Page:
How Trying to Silence the School’s First Black Valedictorian Backfired; And Other Lessons for Petty Tyrants

“I’m here as the UPrep 2018 valedictorian to tell you that you couldn’t break me. I’m still here, and I’m still here strong,”—Jaisaan Lovett in his mayoral address when denied a chance to speak at his high school commencement

If you are a valedictorian, you earned your speech time, unless your truths make the principal nervous.  Jaisaan Lovett learned that lesson this year at University Prep Charter in Rochester.  Much like the young woman from Petaluma High, whose mic was cut as she addressed a school culture that perpetuated sexual assault—Jaisaan, too,  was denied a chance to share his truths, by his respective Principal, a Mr. Munno.

You Can’t Silence the Truth

But in the modern era, there is more than one way to skin a rat.  And like the young woman from Petaluma, Jaisaan’s story is getting wider play now, than it would have ever gotten.  I hope the principal is listening.  Either way he is going to get an earful.

You see Jaisaan interned with the mayor and, hearing the situation, she invited him to give his speech at City Hall.

“I am still here strong”

Let’s get to the story though, and this young man’s offenses. According to Blavity they included a (gasp) safety strike,

In one instance, Lovett led a five-day strike when the school wouldn’t order needed safety equipment for a lab.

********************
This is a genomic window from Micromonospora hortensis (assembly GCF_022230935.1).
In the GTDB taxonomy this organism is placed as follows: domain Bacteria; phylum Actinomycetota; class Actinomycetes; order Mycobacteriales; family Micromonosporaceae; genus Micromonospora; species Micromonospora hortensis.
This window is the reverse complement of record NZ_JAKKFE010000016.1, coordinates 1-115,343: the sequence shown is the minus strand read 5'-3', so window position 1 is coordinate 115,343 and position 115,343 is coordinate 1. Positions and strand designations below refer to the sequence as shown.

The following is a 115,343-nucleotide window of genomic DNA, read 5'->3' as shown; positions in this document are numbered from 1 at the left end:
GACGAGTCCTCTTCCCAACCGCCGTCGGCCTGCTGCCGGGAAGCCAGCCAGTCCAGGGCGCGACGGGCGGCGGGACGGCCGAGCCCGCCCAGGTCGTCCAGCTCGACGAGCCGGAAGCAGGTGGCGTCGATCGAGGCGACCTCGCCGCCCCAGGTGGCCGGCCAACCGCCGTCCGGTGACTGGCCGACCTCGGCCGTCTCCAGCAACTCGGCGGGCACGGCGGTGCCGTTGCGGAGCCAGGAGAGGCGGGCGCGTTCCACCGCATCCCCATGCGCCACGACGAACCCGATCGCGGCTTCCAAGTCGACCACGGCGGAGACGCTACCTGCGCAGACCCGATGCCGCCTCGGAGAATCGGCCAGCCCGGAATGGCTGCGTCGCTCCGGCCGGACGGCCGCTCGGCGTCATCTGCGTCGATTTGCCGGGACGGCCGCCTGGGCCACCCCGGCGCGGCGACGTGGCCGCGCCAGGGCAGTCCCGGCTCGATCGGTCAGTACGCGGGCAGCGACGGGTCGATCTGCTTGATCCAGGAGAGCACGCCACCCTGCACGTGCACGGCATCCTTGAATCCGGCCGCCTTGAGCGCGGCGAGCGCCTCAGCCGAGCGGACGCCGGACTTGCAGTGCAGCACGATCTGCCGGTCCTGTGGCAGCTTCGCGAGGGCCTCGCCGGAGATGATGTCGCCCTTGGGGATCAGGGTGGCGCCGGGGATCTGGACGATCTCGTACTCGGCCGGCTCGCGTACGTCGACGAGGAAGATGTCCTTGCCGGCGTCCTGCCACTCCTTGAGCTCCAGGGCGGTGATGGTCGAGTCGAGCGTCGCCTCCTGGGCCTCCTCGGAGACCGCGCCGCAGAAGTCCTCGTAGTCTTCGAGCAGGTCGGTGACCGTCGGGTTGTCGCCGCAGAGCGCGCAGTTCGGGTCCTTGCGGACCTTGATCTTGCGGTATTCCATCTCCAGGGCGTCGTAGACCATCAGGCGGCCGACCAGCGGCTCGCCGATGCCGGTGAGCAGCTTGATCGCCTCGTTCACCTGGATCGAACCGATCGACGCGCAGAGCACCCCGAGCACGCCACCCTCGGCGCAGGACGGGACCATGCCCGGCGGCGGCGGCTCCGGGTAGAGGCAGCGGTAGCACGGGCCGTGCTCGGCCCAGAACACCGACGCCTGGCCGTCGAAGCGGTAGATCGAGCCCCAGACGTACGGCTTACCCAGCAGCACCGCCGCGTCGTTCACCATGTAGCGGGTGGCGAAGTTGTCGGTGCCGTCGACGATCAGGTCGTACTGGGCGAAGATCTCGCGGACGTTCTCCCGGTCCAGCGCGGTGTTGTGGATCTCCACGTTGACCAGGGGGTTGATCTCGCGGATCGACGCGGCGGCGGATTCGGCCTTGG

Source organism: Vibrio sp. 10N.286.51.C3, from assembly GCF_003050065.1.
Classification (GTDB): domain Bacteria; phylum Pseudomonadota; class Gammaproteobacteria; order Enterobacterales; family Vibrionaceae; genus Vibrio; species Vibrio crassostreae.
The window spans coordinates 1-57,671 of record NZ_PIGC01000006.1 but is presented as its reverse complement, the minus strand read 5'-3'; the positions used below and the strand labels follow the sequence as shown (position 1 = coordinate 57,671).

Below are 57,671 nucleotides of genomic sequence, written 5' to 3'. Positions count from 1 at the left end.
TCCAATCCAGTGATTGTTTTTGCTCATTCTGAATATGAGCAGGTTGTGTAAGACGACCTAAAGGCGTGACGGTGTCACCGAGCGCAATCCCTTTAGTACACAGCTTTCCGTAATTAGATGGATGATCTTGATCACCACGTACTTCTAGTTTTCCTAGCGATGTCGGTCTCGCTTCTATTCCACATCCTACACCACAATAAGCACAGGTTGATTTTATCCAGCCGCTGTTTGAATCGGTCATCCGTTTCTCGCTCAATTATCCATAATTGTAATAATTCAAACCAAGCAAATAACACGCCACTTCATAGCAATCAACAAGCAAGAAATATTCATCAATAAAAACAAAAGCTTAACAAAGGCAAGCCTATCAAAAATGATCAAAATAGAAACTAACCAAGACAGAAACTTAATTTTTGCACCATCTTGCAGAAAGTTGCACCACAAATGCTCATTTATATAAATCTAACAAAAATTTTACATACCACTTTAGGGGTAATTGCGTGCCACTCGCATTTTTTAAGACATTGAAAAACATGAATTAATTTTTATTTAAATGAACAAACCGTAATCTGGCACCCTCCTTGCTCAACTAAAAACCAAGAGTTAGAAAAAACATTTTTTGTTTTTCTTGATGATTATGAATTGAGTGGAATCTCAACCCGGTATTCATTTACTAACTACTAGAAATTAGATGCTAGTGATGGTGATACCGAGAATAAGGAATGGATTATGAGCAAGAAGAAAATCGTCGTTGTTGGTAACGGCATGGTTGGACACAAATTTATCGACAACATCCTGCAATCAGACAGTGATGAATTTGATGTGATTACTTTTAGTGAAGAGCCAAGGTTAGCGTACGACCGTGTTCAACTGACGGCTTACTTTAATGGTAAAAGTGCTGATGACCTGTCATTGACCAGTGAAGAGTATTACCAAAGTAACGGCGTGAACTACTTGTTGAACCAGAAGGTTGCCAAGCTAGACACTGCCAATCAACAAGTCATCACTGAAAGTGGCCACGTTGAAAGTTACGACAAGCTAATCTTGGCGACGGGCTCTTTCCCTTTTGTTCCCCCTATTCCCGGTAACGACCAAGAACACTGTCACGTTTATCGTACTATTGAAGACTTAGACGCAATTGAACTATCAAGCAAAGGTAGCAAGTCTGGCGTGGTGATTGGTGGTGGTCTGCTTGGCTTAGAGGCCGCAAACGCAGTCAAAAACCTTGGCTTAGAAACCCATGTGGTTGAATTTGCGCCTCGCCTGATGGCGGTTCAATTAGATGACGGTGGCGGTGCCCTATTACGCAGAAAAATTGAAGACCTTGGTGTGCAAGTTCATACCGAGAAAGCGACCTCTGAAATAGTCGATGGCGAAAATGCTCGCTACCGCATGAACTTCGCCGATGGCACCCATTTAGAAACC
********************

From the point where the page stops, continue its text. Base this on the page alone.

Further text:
But it seemed more about control, and maybe Jaisaan was little “uppity”—if you get my meaning.

“There’s a lot of wrong things that go on at that school, and when I notice it, I speak out against it,” he said in a recent video. “[Munno] is a guy that doesn’t like to be told ‘no…”

And he addressed it directly in his City Hall speech,

“To Mr. Munno, my principal, there’s a whole lot of things I’ve wanted to say to you for a long time. … I’m here as the UPrep 2018 valedictorian to tell you that you couldn’t break me. I’m still here, and I’m still here strong,”

“And after all these years, all this anger I’ve had toward you and UPrep as a whole, I realized I had to let that go in order to better myself. And I forgive you for everything I held against you.”

His words are stinging, and any self-reflective educator, should really step back and think.  Your top student says that he survived you, that you tried to break him, not develop him, how does that make you feel?

This young man is a shining example of our youth, and needs to be celebrated not squelched.  Congratulations Jaisaan, and I hope that this is as reflective opportunity for you too Mr. Munno, you could learn a lot by listening to this young man.

You can see his full video here—please watch it.





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